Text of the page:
The way he frames the story of George W. Bush, it's funny, in a very sardonic sense because it's hard to laugh at a situation that has brought so much tragedy to so many.

    And the films surprising gentleness reflects extremely good judgment on the part of Moore, as well as compassion. He made this movie for mainstream America. Compared to mainstream media, it's a shocking story. And it's well crafted cinematically to create the desired effect, the punch. And most importantly, it will reach a broad segment of the public.

    In today's matinee audience in Edgewater, New Jersey, the audience was a broad cross section of the public, from teenagers to white-haired seniors, a broad range of ethnic groups. Though I had heard of a lot of cheering and standing ovations in New York showings, my matinee group was pretty tame. There was a quiet thoughtfulness about them. There was an unspoken understanding as people left the theater that all present had shared an experience, and it was something outside of the mainstream media culture.

    There will be those who will be surprised by the revelations of the movie. But for those for whom it's a confirmation, not a revelation, it still provides a new platform for discussion, a new medium through which people can get together to solve the problems pointed out by the film. It becomes a rallying point. And there is a flood of new, good material coming out from all over, reflecting and laying pieces of the groundwork for an alternative vision and a way to get rid of these sick bastards presently controlling the U.S. government.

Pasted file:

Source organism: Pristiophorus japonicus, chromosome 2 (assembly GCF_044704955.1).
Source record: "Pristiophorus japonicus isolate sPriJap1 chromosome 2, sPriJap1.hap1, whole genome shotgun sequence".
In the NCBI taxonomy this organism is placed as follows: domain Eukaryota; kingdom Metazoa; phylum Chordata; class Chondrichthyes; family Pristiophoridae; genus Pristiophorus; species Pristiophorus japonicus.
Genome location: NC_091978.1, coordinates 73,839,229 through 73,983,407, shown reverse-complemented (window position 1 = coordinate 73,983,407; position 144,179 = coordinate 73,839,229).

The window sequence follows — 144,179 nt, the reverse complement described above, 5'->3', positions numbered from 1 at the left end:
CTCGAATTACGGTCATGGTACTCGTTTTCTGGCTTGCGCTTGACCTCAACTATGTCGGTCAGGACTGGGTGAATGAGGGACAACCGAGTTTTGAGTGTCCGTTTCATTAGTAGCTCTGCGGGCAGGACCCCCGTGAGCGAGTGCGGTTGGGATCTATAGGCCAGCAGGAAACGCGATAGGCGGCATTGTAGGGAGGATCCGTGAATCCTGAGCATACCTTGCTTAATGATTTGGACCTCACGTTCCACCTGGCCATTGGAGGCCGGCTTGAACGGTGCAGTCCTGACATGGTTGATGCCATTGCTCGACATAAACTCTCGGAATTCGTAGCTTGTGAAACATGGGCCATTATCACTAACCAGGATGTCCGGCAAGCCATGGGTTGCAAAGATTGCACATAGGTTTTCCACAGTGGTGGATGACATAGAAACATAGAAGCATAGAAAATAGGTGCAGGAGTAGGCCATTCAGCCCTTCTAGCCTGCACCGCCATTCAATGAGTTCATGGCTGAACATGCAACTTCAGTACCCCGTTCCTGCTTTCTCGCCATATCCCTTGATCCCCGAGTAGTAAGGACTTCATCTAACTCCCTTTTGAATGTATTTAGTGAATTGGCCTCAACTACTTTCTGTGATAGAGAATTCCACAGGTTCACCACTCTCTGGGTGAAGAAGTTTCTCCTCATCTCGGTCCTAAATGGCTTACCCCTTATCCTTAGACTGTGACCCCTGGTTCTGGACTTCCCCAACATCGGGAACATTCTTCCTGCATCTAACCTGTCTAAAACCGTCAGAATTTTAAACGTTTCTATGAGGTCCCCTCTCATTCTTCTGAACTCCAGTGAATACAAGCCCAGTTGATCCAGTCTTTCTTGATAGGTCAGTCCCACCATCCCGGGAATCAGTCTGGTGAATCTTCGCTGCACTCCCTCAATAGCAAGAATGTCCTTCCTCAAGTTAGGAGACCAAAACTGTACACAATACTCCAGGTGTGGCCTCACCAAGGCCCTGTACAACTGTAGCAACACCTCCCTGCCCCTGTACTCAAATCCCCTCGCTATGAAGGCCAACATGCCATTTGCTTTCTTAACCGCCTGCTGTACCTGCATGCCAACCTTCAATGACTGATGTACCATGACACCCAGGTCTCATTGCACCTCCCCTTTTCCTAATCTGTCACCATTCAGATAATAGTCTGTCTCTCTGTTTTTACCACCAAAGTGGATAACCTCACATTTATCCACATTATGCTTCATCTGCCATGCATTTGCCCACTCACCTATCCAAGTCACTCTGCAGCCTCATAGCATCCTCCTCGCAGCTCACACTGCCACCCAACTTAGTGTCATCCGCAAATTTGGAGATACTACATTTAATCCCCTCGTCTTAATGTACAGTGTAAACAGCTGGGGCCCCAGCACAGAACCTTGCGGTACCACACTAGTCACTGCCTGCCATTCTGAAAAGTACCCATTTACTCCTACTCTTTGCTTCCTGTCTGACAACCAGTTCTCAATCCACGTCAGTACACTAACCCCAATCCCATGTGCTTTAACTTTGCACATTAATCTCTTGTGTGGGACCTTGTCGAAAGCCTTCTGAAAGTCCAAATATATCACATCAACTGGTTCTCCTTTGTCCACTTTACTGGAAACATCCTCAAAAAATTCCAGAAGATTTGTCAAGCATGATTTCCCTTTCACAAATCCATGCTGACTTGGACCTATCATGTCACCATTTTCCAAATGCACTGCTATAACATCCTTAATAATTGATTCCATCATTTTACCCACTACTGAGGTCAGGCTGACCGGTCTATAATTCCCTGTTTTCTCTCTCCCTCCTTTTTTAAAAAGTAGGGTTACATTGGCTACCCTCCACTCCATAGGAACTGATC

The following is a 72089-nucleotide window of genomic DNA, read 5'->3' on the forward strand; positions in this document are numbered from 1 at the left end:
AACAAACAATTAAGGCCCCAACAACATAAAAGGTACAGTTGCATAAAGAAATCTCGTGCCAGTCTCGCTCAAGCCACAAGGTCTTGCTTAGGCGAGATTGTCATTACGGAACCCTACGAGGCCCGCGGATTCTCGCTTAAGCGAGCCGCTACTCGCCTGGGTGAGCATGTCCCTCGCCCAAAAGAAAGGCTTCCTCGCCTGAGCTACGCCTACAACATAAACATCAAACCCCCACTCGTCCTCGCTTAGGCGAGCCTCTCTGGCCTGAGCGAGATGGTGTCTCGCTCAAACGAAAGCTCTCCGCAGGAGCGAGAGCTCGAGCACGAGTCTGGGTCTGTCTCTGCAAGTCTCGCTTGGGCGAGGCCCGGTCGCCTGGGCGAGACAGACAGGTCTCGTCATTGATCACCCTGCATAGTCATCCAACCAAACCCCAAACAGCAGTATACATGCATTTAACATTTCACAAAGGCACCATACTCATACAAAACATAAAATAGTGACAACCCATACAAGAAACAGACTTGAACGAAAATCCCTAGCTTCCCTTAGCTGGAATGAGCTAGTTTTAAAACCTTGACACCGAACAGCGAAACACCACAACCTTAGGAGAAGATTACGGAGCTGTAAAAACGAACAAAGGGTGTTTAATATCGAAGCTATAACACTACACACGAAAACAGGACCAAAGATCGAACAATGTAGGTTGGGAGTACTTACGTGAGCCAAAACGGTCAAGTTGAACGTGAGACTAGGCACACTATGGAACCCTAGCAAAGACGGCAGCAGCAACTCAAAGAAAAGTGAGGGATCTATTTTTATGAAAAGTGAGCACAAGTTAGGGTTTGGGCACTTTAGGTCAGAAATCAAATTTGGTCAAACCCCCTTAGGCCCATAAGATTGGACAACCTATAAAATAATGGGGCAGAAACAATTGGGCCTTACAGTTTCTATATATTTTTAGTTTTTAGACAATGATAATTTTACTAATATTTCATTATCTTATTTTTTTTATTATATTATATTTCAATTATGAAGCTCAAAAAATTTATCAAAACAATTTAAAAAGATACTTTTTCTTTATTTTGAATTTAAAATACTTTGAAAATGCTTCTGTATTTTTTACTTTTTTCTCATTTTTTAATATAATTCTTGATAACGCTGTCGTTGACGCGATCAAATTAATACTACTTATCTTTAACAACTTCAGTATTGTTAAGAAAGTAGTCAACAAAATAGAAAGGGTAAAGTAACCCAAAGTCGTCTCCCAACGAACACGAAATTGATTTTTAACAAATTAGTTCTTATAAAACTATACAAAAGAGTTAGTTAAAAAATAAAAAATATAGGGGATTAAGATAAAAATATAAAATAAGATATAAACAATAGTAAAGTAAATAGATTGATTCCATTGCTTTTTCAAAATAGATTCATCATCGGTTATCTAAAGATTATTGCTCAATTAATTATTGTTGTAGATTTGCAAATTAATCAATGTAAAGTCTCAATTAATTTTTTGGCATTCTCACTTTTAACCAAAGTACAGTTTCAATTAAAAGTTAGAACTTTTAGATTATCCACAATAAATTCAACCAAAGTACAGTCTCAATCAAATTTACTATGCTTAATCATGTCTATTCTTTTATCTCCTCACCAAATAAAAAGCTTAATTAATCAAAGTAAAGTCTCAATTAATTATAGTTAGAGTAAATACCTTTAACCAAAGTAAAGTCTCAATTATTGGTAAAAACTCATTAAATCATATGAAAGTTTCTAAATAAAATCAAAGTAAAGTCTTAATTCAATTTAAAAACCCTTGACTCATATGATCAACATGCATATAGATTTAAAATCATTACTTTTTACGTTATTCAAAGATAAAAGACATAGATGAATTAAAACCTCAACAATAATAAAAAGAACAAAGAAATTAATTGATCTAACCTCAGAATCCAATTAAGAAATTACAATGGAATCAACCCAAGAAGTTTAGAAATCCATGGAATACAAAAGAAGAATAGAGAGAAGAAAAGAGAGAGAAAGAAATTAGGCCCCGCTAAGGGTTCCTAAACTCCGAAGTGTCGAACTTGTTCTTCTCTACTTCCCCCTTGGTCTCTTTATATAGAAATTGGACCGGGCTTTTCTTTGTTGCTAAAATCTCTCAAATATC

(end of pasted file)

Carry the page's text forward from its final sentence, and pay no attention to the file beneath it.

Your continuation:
• Some of the anti-Moore activity right now seems really pathetic. Al Franken had Howard Kaloogian on his show this week. Kaloogian spearheaded the partisan campaign to quash a miniseries about Ronald Reagan, funded and masterminded the fight to recall California Gov. Gray Davis, and is now trying to stop Fahrenheit 9/11. Franken asked him why. He said, "Well, people don't need to see this movie. It's not a documentary. A documentary just gives you facts, and this -- Michael Moore even admits -- is an op ed piece...." Yeah. So? It uses the soldiers in the field for a political agenda, he says... Isn't that what George W. Bush is doing? In the end, he had nothing to say. It comes down to people having the right as consumers to call their theaters and tell them what they would rather see. Fine. And death threats, but that's unofficial. A few overzealous followers. Howard admits he hasn't seen the film. Apparently anyone on the right considers it a violation of their oath of loyalty to contaminate themselves with actually seeing the movie they are railing against.